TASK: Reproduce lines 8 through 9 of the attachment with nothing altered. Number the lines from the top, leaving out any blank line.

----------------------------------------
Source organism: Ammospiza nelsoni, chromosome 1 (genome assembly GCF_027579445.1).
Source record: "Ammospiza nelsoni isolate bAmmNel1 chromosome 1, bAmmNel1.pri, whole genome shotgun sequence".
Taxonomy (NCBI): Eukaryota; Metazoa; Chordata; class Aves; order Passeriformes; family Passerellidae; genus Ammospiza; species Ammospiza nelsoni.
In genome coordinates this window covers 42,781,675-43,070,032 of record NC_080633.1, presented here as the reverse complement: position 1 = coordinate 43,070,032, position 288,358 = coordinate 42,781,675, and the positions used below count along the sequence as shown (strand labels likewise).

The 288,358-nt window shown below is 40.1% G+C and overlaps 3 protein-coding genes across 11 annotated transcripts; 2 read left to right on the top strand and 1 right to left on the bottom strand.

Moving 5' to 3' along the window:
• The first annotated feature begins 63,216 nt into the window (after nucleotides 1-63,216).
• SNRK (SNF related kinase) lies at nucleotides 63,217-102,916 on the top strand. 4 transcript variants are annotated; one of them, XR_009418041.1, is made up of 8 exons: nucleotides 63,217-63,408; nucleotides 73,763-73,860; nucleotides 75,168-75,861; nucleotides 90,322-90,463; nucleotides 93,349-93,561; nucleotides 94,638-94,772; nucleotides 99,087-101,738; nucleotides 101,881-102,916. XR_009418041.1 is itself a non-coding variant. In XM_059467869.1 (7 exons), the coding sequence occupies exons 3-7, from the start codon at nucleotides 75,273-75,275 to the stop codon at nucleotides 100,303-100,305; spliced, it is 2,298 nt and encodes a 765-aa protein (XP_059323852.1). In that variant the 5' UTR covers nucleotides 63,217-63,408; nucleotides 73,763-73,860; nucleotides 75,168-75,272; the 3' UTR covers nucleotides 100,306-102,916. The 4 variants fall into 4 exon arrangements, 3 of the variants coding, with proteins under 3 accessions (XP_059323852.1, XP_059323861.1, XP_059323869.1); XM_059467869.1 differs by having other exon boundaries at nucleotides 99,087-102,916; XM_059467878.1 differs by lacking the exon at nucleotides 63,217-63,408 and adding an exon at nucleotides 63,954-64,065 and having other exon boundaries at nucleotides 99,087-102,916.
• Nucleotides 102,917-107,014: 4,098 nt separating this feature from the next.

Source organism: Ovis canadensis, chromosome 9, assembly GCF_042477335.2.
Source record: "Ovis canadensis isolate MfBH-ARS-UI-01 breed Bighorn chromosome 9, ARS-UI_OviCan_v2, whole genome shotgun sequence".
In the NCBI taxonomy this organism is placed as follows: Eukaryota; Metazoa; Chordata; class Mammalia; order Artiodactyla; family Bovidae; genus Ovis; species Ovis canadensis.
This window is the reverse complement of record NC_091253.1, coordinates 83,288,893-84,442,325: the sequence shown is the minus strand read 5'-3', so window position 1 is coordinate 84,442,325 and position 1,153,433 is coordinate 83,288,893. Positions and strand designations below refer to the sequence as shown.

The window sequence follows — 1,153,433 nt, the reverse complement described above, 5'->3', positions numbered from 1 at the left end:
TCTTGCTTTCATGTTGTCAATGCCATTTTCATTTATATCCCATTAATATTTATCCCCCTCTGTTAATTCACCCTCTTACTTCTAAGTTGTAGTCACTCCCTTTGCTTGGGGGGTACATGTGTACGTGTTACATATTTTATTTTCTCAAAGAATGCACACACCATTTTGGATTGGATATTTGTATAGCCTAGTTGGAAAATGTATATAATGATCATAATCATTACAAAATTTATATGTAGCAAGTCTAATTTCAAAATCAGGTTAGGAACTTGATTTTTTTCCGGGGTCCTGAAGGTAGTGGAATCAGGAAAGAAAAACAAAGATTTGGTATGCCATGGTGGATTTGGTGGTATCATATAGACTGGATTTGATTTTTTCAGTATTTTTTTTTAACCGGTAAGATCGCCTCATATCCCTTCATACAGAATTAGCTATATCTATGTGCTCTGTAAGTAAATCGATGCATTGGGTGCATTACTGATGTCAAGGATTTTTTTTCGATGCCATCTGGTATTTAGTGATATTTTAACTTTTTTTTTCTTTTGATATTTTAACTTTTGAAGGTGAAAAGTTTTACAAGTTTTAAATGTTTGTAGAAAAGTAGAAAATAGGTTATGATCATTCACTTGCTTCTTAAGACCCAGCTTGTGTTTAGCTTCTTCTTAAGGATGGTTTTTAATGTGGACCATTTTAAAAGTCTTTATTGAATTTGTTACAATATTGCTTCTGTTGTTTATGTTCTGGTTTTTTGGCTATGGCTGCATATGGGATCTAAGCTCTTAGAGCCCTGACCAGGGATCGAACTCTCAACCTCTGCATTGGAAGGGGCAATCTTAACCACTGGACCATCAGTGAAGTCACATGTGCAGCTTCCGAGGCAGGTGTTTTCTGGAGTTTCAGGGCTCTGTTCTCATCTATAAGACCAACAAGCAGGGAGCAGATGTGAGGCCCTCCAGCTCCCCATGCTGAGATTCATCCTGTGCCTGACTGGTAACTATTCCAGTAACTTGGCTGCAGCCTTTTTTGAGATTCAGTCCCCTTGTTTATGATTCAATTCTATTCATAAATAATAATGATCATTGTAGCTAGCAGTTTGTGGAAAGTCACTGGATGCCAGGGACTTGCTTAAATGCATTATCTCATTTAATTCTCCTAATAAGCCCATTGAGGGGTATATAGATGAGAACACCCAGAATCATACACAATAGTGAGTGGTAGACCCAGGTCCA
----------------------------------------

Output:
• SNRK (SNF related kinase) lies at nucleotides 63,217-102,916 on the top strand. 4 transcript variants are annotated; one of them, XR_009418041.1, is made up of 8 exons: nucleotides 63,217-63,408; nucleotides 73,763-73,860; nucleotides 75,168-75,861; nucleotides 90,322-90,463; nucleotides 93,349-93,561; nucleotides 94,638-94,772; nucleotides 99,087-101,738; nucleotides 101,881-102,916. XR_009418041.1 is itself a non-coding variant. In XM_059467869.1 (7 exons), the coding sequence occupies exons 3-7, from the start codon at nucleotides 75,273-75,275 to the stop codon at nucleotides 100,303-100,305; spliced, it is 2,298 nt and encodes a 765-aa protein (XP_059323852.1). In that variant the 5' UTR covers nucleotides 63,217-63,408; nucleotides 73,763-73,860; nucleotides 75,168-75,272; the 3' UTR covers nucleotides 100,306-102,916. The 4 variants fall into 4 exon arrangements, 3 of the variants coding, with proteins under 3 accessions (XP_059323852.1, XP_059323861.1, XP_059323869.1); XM_059467869.1 differs by having other exon boundaries at nucleotides 99,087-102,916; XM_059467878.1 differs by lacking the exon at nucleotides 63,217-63,408 and adding an exon at nucleotides 63,954-64,065 and having other exon boundaries at nucleotides 99,087-102,916.
• Nucleotides 102,917-107,014: 4,098 nt separating this feature from the next.